By AMERICAN HEART ASSOCIATION NEWS

High cholesterol, diabetes and obesity can all lead to heart disease and stroke. But most American women don’t know if they’re at risk, a new poll finds.

Six in 10 women are unaware of their cholesterol numbers, blood sugar levels or body mass index, according to an online poll commissioned by CVS Health. Heart disease ranked third as the greatest health problem facing U.S. women, with mental health No. 1 and cancer No. 2.

The survey was conducted in January among 1,141 adult women who were asked about their heart health and perceptions of illnesses affecting U.S. women.

Nearly all women surveyed — 92 percent — said they consider heart-related conditions a serious issue, and more than a third — 37 percent — say they have a heart-related condition, such as high blood pressure or high cholesterol, or a history of stroke.

Given the results of the survey, “we encourage more women to talk with their health care providers or pharmacists about their risks for heart disease and how to take actions now that will minimize future risk,” said Dr. Troyen A. Brennan, chief medical officer of CVS Health.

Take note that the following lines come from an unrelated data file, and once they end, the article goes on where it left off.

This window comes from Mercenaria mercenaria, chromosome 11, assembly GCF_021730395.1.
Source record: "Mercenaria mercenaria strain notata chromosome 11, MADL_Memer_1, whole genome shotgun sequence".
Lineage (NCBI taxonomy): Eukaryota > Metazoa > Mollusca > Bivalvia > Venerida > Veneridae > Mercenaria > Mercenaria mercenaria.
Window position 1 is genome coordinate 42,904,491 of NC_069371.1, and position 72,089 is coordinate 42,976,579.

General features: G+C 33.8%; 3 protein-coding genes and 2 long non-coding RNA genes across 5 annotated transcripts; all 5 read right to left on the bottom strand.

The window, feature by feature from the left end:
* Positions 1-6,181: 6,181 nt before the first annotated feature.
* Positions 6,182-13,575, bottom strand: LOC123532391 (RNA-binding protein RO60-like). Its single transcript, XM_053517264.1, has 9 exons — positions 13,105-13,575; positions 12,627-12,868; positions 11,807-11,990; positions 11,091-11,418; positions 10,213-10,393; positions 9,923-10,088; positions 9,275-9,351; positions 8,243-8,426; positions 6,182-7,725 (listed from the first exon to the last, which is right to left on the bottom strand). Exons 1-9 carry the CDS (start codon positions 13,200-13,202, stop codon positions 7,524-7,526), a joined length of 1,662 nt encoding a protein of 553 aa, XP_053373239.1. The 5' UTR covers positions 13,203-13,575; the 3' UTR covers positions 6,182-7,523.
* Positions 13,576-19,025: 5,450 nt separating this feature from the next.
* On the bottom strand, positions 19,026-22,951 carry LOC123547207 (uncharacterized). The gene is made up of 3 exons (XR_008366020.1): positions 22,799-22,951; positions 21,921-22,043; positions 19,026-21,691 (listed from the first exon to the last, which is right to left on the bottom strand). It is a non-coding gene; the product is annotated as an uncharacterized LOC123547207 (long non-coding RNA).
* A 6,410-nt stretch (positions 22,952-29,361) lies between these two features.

There was little awareness about the role pharmacists can play in health care, the poll found.

Only 15 percent of women said they have asked their pharmacist questions about heart health. Even among those who take medications for heart conditions, just 36 percent have talked with their pharmacists about the medicines they take. But overall, for those who did ask questions, 94 percent found pharmacists helpful.

Although women today want to learn more about keeping their heart healthy than they did in past decades, “there is still room for significant improvement in awareness,” said Dr. Sharon C. Reimold, a cardiologist at UT Southwestern in Dallas.

“We need to understand more about the attitudes of women toward heart health so they can be proactive in addressing their own personal risks as well as those of their families,” she said.

For American Heart Month, MinuteClinic, the retail medical clinic of CVS Health, will offer screenings at no cost for blood pressure, cholesterol, blood sugar and body mass index every Wednesday in February at locations nationwide.

CVS is a national sponsor of the American Heart Association’s Go Red For Women movement.

If you have questions or comments about this story, please email editor@heart.org.